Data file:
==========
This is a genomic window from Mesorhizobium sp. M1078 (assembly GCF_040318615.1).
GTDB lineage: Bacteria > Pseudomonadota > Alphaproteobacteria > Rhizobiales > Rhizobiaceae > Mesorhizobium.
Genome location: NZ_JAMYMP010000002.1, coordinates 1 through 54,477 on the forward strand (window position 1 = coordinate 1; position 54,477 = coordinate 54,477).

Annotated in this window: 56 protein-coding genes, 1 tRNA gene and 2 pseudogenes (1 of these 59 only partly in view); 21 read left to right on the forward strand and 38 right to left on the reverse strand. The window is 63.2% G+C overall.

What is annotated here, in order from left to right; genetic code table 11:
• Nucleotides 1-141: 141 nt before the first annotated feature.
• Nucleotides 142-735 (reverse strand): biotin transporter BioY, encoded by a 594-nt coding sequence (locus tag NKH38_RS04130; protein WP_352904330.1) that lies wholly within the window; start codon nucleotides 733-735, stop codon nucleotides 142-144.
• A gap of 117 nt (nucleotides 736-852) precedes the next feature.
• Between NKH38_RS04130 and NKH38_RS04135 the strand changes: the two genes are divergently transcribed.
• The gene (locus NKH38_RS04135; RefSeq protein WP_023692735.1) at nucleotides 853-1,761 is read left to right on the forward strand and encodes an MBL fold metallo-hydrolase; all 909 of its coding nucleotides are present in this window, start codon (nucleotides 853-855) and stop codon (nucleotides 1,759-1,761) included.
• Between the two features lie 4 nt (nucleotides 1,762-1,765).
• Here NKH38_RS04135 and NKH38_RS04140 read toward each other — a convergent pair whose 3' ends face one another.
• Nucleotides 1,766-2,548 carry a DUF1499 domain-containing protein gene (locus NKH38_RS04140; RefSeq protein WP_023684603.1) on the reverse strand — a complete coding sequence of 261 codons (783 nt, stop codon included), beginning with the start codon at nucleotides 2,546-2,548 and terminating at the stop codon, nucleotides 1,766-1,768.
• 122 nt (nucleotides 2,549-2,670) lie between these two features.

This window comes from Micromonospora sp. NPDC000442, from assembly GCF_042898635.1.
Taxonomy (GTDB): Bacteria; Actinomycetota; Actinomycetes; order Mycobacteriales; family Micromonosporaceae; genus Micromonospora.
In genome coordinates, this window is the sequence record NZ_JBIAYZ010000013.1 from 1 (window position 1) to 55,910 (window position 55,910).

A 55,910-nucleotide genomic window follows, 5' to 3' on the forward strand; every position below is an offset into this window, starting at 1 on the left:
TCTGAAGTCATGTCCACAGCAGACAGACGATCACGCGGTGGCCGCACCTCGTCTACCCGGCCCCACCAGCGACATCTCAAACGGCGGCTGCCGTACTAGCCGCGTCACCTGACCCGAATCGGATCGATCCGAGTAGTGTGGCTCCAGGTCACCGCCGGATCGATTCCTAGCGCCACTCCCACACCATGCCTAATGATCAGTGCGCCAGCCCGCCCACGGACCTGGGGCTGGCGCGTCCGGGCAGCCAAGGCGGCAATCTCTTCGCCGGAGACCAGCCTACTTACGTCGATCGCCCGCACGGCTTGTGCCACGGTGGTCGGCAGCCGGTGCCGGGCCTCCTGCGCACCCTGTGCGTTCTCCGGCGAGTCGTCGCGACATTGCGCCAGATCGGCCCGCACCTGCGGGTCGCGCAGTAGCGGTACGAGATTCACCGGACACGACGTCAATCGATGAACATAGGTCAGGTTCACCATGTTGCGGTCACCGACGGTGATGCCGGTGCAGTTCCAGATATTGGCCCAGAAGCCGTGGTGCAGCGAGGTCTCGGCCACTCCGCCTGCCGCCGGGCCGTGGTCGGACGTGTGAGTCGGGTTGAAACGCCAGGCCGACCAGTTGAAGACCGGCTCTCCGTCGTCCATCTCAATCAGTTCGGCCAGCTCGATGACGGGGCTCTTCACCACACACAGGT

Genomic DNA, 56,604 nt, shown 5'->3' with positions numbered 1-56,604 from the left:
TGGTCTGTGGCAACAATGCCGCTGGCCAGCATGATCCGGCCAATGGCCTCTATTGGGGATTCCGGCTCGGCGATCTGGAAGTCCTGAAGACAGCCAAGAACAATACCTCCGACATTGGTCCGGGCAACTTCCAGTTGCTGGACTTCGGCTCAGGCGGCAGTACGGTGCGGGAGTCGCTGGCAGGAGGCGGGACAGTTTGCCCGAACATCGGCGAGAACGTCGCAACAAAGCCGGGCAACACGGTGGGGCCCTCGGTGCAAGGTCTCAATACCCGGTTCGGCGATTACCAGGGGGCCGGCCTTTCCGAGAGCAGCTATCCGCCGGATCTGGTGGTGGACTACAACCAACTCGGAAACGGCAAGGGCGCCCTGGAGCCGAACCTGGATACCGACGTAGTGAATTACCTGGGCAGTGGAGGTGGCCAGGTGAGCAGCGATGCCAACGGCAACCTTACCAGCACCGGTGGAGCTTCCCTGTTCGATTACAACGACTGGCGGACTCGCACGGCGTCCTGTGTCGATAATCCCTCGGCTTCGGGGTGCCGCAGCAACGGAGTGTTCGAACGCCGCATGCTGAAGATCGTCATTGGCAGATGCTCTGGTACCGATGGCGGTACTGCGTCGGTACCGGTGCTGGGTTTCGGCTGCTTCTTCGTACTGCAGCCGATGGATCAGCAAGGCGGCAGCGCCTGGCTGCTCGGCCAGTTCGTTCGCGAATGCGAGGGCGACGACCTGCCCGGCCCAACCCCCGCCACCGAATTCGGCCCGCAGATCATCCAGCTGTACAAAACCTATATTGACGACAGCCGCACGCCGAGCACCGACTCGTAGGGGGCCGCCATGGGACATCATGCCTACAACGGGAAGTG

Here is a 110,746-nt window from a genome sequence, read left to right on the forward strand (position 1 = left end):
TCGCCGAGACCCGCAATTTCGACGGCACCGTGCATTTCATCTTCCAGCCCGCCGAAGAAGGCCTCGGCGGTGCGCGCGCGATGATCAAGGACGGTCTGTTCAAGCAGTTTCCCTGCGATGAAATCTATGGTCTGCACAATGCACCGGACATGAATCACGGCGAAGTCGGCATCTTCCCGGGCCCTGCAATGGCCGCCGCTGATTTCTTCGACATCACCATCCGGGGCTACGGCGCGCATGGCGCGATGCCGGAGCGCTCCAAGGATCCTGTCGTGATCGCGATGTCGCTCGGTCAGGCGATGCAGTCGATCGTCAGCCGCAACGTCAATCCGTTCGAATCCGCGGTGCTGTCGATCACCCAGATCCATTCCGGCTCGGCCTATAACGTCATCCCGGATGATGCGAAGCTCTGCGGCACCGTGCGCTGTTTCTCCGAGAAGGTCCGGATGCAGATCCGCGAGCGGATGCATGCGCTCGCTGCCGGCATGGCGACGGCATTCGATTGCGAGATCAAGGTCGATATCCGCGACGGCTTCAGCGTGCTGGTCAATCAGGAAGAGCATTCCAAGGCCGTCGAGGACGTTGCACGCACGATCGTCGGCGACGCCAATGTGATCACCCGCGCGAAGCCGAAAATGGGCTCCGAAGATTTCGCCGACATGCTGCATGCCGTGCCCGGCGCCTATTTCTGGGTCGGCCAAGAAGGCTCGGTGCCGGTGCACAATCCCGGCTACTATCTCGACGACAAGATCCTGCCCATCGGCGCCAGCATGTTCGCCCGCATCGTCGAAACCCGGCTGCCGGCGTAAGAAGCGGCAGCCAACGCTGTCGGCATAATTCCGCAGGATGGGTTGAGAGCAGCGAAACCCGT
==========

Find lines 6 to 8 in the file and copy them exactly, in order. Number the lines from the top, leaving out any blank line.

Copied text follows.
• Nucleotides 1-141: 141 nt before the first annotated feature.
• Nucleotides 142-735 (reverse strand): biotin transporter BioY, encoded by a 594-nt coding sequence (locus tag NKH38_RS04130; protein WP_352904330.1) that lies wholly within the window; start codon nucleotides 733-735, stop codon nucleotides 142-144.
• A gap of 117 nt (nucleotides 736-852) precedes the next feature.